Today is my first day at work that I've left my crutches at home, and although I've brought the boot with me I haven't needed it yet. It's been less than 3 months and I'm amazed at the human body's ability to heal itself, especially with my 3 breaks and surgery! At times you just think that you'll never walk again and you get so depressed, but there really is light at the end of the tunnel.

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  • Posted

    Yes. I think I'm feeling a lot of...anger, or what ifs. sad I thought I was healing so well for three weeks, and I may have to go through the entire process again. I am feeling a little discouraged and disappointed in my body and my progress (or lack thereof). I was doing really well and feeling a lot better until my most recent doctor's appointment. Now it does sort of feel like it'll take a while to heal. Hopefully, I can heal and walk by 2 months post surgery if required. Thank you!

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    • Posted

      The reason there are so many ORIF surgeries is probably exactly because of your kind of break so do not "what if!"  You helped me because I would love to have avoided a surgery and my "what if" is would it have healed fine in just a cast.  Your experience and others that I have heard tell me that the surgeons do know what is best and I guess some breaks simply need the extra help.  So don't blame your body!  How did you break your ankle?  I am curious.  It was bad enough for me in my own town, I can just imagine the extra hassle if I was travelling!!!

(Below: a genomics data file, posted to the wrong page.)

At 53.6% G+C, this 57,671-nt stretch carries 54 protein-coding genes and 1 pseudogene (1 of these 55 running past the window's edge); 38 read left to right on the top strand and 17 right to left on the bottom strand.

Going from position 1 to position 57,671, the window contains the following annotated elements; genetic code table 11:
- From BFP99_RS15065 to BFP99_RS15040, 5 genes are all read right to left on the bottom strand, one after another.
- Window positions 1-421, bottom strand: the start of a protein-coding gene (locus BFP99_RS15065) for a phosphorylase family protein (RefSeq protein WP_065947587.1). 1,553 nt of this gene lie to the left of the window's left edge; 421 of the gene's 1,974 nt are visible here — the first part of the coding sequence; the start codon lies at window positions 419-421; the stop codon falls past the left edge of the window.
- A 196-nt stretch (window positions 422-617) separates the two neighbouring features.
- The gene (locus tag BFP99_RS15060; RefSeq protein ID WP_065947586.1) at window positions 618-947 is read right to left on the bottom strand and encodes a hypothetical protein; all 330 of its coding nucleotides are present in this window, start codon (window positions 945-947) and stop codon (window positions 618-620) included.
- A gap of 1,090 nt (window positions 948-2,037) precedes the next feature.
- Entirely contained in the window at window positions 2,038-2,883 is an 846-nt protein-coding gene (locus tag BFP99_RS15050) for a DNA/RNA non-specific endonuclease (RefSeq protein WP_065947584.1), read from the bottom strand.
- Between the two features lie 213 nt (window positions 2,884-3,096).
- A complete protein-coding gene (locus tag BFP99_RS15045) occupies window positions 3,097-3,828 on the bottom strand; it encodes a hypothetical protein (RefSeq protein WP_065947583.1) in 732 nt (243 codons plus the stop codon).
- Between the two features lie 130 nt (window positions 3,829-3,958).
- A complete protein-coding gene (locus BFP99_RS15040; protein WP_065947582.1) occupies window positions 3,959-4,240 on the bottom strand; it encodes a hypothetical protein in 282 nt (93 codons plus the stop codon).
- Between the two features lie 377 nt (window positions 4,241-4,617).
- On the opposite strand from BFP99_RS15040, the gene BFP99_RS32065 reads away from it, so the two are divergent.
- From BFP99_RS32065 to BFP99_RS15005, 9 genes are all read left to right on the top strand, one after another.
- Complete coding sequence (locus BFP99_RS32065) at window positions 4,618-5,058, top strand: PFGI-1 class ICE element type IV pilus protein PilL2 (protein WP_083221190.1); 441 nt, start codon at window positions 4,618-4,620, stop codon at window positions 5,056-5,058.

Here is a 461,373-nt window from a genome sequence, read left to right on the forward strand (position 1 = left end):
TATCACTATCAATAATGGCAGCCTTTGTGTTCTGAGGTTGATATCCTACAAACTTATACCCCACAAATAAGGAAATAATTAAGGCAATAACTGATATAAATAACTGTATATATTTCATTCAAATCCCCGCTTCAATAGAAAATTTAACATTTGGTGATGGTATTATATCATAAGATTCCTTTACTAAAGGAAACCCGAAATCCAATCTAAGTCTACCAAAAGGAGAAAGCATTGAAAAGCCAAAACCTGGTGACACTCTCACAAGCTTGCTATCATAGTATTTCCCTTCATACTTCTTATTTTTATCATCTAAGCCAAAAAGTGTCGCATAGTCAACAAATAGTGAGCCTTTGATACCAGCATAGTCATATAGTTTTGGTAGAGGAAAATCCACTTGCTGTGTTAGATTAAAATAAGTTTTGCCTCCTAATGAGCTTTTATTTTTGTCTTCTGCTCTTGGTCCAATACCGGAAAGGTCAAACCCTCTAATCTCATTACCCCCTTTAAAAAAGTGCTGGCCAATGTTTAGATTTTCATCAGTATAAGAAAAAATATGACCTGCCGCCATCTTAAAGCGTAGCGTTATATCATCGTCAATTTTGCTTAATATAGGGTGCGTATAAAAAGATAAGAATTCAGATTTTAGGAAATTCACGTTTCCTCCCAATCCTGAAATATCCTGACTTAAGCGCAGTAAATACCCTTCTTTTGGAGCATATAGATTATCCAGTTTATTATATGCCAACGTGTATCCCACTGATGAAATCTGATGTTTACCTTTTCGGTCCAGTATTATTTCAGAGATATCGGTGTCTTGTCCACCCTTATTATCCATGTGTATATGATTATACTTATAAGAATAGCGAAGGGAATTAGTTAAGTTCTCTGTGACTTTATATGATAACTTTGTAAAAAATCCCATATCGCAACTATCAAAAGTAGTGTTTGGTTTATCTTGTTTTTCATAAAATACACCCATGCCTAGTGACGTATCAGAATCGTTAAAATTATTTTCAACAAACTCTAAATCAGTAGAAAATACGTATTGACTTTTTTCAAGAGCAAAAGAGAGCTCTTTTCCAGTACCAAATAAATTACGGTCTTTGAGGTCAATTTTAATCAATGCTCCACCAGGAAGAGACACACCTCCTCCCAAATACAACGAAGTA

I did not get a shower chair.  I bathed a lot and had my foot up on the edge of the tub in a plastic bag.  When I showered, I sat on a sturdy stool that I had anyway.  It did make me nervous- I moved super slowly and put towels down everywhere to avoid even a hint of slipping!!!!  In hindsight I think a shower chair is a great idea.

      I highly recommend a scooter!  I returned my crutches and scooter yesterday.  In week 9 now and so happy to be upright.  Still have quite a thick ankle, I am elevating it now after working all day, but it really is doing well.  The only pain I feel is along my incision- where the screws are is tender and I cannot wear my normal boots yet.  I hope that improves, it seems like a long time for it to still hurt.  My surgeon does not like to remove the hardware unless it is really uncomfortable and if that is the case, he does it after one year.  I am not sure- I may need to go that route.

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    • Posted

      Hi erind,

      Thanks for your note! I broke my ankle on a family vacation in Cambodia. We were bike riding in Angkor Wat, and I biked over a hidden tree root, fell, and caught my ankle in the bike.